While the world at large continues to grapple with a raging pandemic, Americans of Asian descent and members of various AAPI communities across the country live in fear of violence as Anti-Asian hate crime surges. Fueled by the racist rhetoric of our nation’s previous administration and continuing to-date, Asian communities are subject to inhuman acts of racial violence leading up to the recent shooting in Atlanta.
Below are articles and podcasts that we’ve collected to strengthen our knowledge base as we stand in solidarity against Asian hate.
Knowledge is power
AAPI (Asian Americans and Pacific Islanders) is tracking reports of racism and discrimination against Asian Americans since March of last year and has since received at least 3,795 firsthand complaints.
A report released by the Center for the study of Hate and Extremism at California State University, San Bernardino, this month examined hate crimes in 16 of America’s largest cities. It revealed that while such crimes in 2020 decreased overall by 7 percent, those targeting Asian people rose by nearly 150 percent. The founder and director of demographic data and policy research non-profit AAPI Data, Karthick Ramakrishnan, told NBC Asian America that he believes former President Donald Trump’s rhetoric did play a part in fostering hate.
“From 1882 on, Asian exclusion legislation severely limited the number of Asian immigrants who could enter the U.S. The immigration door from Asia to the U.S. was effectively shut following the passage of the Immigration Act of 1924.” - Asians and Asian Exclusion
Nicole Hong, a reporter covering New York law enforcement, courts, and criminal justice for The New York Times talk to The Daily on how difficult it is to reckon with the increasing violence against the Asian-American community and why the law enforcement is yet to catch up to the reality of this moment.
While words matter, they are only words without intentional action.
To start, we’ve gathered just a few of the limitless resources and lists available that help us understand our place in racist institutions, start having the tough conversations, and be better antiracist allies in every space in our lives.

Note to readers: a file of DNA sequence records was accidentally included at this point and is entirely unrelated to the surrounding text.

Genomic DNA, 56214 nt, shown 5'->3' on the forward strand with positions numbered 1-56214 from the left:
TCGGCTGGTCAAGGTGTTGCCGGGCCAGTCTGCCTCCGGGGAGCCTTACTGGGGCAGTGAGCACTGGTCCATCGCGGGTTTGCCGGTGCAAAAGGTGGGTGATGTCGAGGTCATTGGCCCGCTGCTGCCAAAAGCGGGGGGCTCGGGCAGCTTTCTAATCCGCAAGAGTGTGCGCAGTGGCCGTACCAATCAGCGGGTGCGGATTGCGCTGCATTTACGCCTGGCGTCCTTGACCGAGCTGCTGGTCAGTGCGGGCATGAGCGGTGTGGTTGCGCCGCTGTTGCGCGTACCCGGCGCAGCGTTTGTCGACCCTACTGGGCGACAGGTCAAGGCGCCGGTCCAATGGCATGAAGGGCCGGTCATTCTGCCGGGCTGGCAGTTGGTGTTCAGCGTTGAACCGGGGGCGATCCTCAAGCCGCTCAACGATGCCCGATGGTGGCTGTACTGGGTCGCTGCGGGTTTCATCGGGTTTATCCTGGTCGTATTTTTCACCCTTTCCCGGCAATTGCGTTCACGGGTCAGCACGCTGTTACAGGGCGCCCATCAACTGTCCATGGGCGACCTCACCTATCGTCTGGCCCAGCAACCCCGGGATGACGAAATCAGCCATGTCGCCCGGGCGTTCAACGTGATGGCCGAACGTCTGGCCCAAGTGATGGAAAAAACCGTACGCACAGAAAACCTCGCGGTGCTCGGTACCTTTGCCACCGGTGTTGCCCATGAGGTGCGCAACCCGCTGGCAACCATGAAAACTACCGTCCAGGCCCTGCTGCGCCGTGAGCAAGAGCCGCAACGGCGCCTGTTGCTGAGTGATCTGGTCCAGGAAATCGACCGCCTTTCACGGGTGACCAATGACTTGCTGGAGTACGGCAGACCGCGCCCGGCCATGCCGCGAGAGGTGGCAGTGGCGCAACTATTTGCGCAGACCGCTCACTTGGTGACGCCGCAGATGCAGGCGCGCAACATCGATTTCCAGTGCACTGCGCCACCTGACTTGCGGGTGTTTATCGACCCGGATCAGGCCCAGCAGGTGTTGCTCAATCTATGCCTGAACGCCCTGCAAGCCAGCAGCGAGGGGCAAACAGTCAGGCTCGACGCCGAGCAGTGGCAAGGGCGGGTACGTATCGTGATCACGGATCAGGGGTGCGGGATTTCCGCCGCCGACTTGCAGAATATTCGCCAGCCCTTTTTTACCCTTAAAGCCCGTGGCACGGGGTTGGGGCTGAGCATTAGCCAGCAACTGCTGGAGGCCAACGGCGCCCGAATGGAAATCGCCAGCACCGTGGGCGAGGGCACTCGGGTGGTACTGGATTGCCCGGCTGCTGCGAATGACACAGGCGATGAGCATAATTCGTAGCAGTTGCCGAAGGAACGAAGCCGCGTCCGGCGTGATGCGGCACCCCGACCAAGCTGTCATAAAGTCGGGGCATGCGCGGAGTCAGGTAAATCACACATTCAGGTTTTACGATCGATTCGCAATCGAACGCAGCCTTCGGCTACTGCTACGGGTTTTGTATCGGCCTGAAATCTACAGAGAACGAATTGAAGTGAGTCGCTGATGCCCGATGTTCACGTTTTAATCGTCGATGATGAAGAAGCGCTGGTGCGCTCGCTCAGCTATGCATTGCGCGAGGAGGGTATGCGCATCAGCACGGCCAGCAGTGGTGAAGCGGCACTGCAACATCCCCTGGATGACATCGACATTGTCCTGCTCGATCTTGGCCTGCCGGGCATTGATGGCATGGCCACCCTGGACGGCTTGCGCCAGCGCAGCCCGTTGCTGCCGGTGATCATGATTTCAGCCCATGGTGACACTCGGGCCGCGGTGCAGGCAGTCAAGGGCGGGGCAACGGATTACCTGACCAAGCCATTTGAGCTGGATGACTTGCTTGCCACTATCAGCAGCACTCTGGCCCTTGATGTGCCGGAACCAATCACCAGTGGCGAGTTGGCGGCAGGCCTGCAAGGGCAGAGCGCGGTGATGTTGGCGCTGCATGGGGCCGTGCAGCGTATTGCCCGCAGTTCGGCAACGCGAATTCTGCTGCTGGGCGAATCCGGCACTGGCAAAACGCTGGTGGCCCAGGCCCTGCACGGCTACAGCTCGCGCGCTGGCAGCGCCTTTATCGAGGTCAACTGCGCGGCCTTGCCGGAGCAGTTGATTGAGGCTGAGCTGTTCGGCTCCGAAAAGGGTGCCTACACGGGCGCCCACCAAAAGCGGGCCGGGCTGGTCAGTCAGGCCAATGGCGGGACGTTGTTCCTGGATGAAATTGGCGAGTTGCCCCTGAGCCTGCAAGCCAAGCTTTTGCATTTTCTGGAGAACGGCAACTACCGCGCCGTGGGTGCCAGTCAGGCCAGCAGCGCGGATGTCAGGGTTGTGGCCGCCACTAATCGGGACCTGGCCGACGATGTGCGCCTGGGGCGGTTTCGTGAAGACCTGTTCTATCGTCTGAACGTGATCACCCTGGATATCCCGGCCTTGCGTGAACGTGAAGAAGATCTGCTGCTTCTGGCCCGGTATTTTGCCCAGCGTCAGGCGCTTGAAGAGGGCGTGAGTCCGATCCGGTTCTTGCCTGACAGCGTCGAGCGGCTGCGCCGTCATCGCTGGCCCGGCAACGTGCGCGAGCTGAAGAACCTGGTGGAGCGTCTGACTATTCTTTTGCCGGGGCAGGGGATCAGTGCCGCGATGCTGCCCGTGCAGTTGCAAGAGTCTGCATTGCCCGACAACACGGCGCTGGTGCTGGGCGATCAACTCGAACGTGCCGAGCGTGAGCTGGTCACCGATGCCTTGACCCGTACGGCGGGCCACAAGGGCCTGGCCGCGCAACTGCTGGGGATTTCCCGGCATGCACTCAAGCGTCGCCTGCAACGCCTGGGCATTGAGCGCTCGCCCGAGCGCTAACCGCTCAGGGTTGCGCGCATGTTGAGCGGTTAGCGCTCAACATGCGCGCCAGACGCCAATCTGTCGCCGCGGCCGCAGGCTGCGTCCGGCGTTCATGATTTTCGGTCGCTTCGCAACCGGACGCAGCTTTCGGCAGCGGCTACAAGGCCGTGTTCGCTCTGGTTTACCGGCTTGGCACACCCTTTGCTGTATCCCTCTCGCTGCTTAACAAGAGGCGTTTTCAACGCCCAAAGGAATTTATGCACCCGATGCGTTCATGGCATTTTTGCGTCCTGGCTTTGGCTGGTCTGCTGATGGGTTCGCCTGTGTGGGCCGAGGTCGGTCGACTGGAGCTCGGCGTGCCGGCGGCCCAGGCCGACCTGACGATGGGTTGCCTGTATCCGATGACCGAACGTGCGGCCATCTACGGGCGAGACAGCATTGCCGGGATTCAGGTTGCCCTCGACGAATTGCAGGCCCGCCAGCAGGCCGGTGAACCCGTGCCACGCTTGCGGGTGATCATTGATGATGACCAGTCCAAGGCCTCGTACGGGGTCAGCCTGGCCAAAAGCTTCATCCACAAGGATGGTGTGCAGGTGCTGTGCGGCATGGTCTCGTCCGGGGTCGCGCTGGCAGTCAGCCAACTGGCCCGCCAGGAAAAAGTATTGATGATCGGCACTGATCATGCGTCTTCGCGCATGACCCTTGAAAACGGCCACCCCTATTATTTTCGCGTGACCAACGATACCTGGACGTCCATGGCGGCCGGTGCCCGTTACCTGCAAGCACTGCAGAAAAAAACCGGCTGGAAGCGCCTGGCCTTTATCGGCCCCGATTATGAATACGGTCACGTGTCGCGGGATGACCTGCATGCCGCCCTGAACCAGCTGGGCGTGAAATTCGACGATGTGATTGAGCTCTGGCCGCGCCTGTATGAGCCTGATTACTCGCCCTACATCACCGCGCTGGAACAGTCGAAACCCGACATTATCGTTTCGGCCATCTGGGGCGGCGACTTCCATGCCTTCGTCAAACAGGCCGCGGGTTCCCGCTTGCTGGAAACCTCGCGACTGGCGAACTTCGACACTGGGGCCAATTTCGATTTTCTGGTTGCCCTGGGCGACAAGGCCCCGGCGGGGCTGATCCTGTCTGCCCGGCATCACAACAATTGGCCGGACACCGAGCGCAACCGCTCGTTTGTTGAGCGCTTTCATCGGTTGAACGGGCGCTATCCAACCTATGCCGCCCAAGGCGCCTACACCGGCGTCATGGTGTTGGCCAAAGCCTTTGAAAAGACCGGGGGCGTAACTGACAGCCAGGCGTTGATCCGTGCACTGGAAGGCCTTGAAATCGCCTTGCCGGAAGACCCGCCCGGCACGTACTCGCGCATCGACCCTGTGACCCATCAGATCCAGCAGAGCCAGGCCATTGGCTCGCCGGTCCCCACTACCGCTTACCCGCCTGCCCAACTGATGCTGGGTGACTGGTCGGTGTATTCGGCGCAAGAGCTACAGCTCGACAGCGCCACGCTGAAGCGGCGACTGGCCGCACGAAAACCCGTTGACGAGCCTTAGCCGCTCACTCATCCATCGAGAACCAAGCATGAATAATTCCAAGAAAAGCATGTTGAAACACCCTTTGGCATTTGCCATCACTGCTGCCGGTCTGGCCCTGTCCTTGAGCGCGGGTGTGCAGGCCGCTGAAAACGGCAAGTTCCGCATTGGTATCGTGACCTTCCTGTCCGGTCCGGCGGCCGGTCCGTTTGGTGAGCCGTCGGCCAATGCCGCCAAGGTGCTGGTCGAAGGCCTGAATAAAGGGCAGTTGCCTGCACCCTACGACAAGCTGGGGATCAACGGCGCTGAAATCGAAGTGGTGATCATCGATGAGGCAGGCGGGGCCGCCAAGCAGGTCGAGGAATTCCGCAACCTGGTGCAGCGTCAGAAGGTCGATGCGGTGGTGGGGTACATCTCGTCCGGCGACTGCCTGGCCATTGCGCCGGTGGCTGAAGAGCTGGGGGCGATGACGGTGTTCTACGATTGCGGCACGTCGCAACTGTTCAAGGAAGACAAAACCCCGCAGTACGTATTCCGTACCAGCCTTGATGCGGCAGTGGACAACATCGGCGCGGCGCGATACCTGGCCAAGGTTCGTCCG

Russell Jeung, professor of Asian American studies at San Francisco State University and co-founder of Stop AAPI Hate, notes that “The racism overall against Asian Americans is another form of white supremacy. As Asian Americans dismantle the racism directed toward us as outsiders, we’re partnering with African Americans in dismantling how they’re racialized and oppressed… In a lot of Asian American issues, we become the wedge group to divide and conquer people of color rather than focusing on our unity and trying to dismantle the overall system. We need to dismantle white supremacy together.”
Stop AAPI Hate coalition was launched in March 2020 to track and respond to hate, violence, discrimination, bias, erasure, and bullying against Asian Americans and Pacific Islanders in the United States. The organization works as the leading aggregator of hate crimes committed against the Asian and Asian American community, provides rapid response services, supports community-based outreach programs, and advocates for local, state, and national policies to reinforce human rights and civil rights protections.
To know more about their efforts, visit - https://stopaapihate.org/about/
To donate, visit - https://donate.givedirect.org/?cid=14711
“Try to learn history and learn about Asian American histories and cultures, the migration patterns of immigrants and refugees, and why we have an Asian population in the U.S. to begin with,” said Alvina Wong of the Asian Pacific Environmental Network.
Asian Pacific Environmental Network is an environmental justice organization with roots deeply entrenched in California’s Asian and refugee communities. Since 1993 they have relentlessly worked, fought, and won campaigns to ensure marginalized communities a safe place to survive and thrive. They strive to bring changes to economic and social institutions and promote every person’s right to a decent, safe, and affordable life through organized movement. APEN’s work focuses on Asian immigrants and refugee communities.
To know more about their work, visit - http://apen4ej.org/our-work/.
Several Mutual Aid efforts have sprung up to action across the country in the wake of Anti-Asian sentiment and Covid-19’s devastating impact on Asian communities.
“Mutual aid, at its core, is really a form of political participation. It necessitates everybody taking responsibility to care for one another. So you see a reciprocal exchange of resources and services,” said Senti Sojwal of New York’s Asian American Feminist Collective, which has launched its Black and Asian Feminist Solidarities project.